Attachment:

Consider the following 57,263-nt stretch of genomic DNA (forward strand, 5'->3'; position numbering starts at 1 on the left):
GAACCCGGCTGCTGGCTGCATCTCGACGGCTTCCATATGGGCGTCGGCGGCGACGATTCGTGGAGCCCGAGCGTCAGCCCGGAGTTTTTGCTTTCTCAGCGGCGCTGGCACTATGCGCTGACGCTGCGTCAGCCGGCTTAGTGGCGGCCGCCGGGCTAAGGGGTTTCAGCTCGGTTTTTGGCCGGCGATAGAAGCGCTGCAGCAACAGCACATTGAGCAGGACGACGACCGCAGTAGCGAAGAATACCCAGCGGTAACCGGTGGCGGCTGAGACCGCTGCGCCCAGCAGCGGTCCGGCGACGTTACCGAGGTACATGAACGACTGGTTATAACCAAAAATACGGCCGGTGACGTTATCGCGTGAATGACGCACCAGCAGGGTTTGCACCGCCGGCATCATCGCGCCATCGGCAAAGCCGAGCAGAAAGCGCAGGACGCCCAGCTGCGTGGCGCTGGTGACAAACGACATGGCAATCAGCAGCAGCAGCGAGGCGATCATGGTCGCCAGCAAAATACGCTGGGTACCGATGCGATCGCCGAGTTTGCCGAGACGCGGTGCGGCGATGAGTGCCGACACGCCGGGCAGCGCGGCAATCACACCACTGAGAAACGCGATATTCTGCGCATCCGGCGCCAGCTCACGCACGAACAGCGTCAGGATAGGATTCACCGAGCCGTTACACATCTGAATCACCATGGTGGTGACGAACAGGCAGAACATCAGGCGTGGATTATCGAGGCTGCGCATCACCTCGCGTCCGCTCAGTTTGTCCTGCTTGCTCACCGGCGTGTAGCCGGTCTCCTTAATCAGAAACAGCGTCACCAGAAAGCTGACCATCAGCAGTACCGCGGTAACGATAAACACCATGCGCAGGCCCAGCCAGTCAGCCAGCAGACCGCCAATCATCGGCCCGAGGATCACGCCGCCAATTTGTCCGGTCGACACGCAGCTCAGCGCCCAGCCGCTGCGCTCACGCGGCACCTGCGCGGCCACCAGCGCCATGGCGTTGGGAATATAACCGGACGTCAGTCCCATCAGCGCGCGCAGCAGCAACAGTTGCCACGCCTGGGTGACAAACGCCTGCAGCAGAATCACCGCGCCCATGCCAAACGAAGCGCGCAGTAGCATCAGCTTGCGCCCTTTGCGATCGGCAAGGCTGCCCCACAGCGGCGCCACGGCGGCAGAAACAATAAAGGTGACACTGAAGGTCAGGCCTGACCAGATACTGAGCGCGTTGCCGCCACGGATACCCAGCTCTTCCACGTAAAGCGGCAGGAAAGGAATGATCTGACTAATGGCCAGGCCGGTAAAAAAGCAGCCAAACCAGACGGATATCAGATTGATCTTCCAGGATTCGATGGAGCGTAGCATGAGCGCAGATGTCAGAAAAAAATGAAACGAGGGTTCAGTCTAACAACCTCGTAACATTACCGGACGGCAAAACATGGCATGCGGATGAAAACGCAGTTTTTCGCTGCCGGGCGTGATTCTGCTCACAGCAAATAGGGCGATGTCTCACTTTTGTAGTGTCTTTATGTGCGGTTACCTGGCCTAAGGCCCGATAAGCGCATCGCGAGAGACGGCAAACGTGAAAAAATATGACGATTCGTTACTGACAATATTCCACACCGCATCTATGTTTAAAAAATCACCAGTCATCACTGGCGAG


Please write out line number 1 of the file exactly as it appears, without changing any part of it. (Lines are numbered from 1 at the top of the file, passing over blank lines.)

Consider the following 57,263-nt stretch of genomic DNA (forward strand, 5'->3'; position numbering starts at 1 on the left):